by Bill O’Grady, Kaisa Stucke, and Thomas Wash
[Posted: 9:30 AM EST] We are seeing significant market moves this morning, with equities and the dollar sharply higher but Treasuries and gold lower. The proximate cause for the swings came from FBI Director Comey, who indicated in a letter to Congress that the newly discovered emails would not change the bureau’s earlier decision not to pursue prosecution. Although the story of the emails remains to be told (how did they get copied to a “house” computer and what was Anthony Weiner trying to accomplish?), apparently there isn’t anything new here. This doesn’t mean investigations have ended for the Clintons. There is some interest in the activities of the Clinton Foundation that will likely continue. However, there isn’t going to be anything in the emails that will affect this election.
We still think this election is probably closer than the polling data or the betting numbers suggest. We note that early voting among Hispanics was very strong in Florida; at the same time, African American early voting in a number of states, including Michigan, is reportedly soft. The University of Iowa’s Electronic Markets have partially recovered from the earlier Comey announcement.
This chart shows the “winner take all” bet. For example, the current bet on Sen. Clinton is just under 70 cents; if she wins, you would receive a dollar. Last week, Clinton’s numbers plunged from 90 cents to around 55 cents, but have since recovered.
In the Senate, the same source is narrowly predicting a GOP House and Senate.
If this is the outcome, it would be a situation of gridlock, pretty much what we have now.
The market reaction to this news is rather striking. Perhaps the most interesting is the dollar’s movement. The dollar fell after the earlier Comey announcement, which struck us as a bit odd. First, Trump wants to aggressively move against foreign trade, which would, if successful, lead to a smaller trade deficit. The trade deficit (or, more accurately, the current account deficit) is the supply curve for dollars. A narrower deficit shifts the supply curve toward the origin and, assuming a normally sloped demand curve, leads to dollar strength. In addition, if Trump were to get a large fiscal spending package through, it would likely push up interest rates (this is what boosted the dollar in the Volcker years). Thus, the dollar’s weakness appears to be due more to uncertainty rather than based on policy.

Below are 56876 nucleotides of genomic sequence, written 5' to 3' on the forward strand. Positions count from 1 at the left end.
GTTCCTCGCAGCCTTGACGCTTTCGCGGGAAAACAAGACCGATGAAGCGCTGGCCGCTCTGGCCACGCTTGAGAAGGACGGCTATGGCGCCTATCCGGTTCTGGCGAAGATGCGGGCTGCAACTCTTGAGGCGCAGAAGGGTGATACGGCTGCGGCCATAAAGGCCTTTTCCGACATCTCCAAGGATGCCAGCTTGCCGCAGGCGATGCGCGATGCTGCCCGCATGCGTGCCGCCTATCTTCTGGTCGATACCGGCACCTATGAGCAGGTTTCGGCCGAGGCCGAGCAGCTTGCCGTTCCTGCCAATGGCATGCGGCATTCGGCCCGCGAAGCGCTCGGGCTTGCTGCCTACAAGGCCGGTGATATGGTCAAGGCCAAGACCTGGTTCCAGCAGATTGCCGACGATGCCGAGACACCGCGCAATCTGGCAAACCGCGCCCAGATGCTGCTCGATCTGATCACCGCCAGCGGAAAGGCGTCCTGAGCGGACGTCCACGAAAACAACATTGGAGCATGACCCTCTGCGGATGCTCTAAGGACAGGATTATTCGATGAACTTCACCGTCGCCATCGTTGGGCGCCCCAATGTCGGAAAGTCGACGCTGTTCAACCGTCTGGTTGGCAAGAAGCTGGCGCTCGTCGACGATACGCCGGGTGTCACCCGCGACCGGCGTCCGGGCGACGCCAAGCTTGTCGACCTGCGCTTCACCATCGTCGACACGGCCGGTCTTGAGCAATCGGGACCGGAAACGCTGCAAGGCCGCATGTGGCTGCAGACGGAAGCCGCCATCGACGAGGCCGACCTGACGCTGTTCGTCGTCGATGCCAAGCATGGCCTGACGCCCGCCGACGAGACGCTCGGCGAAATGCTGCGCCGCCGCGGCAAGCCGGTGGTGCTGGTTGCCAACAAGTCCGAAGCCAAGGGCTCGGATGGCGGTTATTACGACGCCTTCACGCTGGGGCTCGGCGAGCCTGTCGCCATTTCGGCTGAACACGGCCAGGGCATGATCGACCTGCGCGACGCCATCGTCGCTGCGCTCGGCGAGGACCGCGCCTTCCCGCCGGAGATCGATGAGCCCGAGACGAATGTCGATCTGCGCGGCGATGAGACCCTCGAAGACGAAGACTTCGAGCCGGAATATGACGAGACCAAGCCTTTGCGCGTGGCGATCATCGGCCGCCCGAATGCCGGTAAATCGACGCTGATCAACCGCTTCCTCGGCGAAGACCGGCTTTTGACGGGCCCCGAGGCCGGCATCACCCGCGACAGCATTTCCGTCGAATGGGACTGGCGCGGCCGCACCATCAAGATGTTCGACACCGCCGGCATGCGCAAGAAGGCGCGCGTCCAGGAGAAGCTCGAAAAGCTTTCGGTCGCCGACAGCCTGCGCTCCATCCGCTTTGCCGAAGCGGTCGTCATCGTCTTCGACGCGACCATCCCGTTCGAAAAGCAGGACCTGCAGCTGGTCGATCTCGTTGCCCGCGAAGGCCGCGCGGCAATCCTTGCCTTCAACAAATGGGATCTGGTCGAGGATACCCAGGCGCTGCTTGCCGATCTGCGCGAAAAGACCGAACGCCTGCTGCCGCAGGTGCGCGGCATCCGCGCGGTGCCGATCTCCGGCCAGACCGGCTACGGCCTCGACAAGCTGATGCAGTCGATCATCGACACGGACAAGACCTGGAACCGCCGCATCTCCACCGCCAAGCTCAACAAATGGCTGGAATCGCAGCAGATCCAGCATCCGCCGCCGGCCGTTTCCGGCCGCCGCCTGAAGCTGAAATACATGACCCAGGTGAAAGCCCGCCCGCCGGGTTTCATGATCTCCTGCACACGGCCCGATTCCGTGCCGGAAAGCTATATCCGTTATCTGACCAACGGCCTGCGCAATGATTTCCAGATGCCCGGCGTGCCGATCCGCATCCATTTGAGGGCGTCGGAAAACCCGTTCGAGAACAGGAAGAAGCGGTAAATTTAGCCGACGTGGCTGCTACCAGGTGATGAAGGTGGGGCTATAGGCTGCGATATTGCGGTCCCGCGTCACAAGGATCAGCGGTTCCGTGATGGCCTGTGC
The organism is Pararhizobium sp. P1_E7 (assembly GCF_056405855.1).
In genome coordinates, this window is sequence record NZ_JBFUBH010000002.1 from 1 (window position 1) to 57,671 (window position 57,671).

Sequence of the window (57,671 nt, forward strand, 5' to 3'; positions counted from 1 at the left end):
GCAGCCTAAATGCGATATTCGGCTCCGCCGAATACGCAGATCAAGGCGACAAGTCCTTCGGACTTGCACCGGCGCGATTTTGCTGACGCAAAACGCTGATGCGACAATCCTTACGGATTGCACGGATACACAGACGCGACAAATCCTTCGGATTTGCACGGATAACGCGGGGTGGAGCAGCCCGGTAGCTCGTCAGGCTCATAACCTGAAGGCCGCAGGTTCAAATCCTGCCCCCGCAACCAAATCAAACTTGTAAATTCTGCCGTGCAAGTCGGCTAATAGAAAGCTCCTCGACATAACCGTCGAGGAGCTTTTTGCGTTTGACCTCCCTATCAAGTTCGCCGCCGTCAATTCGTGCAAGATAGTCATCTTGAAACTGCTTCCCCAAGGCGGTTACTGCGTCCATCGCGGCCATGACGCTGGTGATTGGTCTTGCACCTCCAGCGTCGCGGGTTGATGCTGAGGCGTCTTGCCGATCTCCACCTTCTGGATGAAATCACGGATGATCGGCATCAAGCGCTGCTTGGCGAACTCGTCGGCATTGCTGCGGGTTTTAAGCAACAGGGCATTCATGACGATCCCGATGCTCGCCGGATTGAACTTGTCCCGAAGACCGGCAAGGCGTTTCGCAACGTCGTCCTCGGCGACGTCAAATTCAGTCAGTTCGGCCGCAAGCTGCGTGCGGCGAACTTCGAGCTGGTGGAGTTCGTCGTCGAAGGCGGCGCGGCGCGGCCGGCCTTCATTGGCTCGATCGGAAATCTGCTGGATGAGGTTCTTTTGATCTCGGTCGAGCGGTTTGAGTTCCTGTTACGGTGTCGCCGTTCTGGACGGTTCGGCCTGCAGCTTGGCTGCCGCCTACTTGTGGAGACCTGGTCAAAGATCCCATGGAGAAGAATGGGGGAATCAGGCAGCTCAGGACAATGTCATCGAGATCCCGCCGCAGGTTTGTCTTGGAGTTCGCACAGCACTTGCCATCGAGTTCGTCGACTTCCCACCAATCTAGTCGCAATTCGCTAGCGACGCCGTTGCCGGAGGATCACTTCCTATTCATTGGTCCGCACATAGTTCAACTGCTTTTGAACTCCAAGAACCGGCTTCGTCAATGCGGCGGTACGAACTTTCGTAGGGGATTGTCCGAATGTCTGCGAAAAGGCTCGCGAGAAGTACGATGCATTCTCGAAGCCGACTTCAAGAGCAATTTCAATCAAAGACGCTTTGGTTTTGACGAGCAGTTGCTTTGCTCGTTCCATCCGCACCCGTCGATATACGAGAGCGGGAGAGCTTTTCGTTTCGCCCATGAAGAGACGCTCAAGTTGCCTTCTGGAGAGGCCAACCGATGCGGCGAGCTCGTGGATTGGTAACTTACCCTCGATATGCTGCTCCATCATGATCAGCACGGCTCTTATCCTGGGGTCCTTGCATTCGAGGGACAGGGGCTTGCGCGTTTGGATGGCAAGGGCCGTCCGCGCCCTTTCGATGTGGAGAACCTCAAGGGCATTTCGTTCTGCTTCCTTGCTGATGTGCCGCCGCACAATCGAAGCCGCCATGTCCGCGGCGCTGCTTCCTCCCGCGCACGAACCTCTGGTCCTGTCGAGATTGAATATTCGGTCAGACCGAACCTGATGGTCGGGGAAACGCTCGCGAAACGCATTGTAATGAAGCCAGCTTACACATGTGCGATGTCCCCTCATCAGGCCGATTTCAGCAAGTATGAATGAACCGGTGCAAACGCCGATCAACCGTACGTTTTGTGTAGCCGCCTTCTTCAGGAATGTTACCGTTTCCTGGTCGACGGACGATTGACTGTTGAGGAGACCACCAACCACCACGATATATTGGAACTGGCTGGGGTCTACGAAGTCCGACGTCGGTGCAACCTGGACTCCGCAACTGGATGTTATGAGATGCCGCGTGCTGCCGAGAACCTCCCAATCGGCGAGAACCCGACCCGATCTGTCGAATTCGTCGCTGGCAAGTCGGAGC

In other news, the FOMC appears to be on track for a December rate hike. Current odds from the fed funds futures show a 76% likelihood. Much was made over the rise in hourly earnings, which is up to 2.8%.
This chart shows the overall hourly earnings data with the hourly earnings growth for non-supervisory workers. Although the two series are tightly correlated, it is worth noting that wage growth for the latter actually fell to 2.4% from 2.7% in September. If wages for non-supervisory workers remain depressed, it would suggest the FOMC should move slowly because wage pressures are not all that strong.
Finally, OPEC is claiming a victory of sorts, with leaders indicating that the cartel has agreed to use outside sources to determine production levels. Most nations prefer to use their own output numbers which they skew to their liking. For example, when quotas are being set, they want to indicate they are producing more so they can claim a higher quota (or cut back less when production is being cut). On the other hand, when output compliance is being questioned, they want to say they have lower output. According to reports, cartel members have agreed, in principle, to use outside sources. In practice, this could be difficult because there is often disagreement among various reporting groups. Without using an average or some adjustment mechanism, it would not be surprising to see states use different sources to their advantage. Thus, the news is progress but it is still unclear if the Saudis will cut without participation from Iraq and Iran.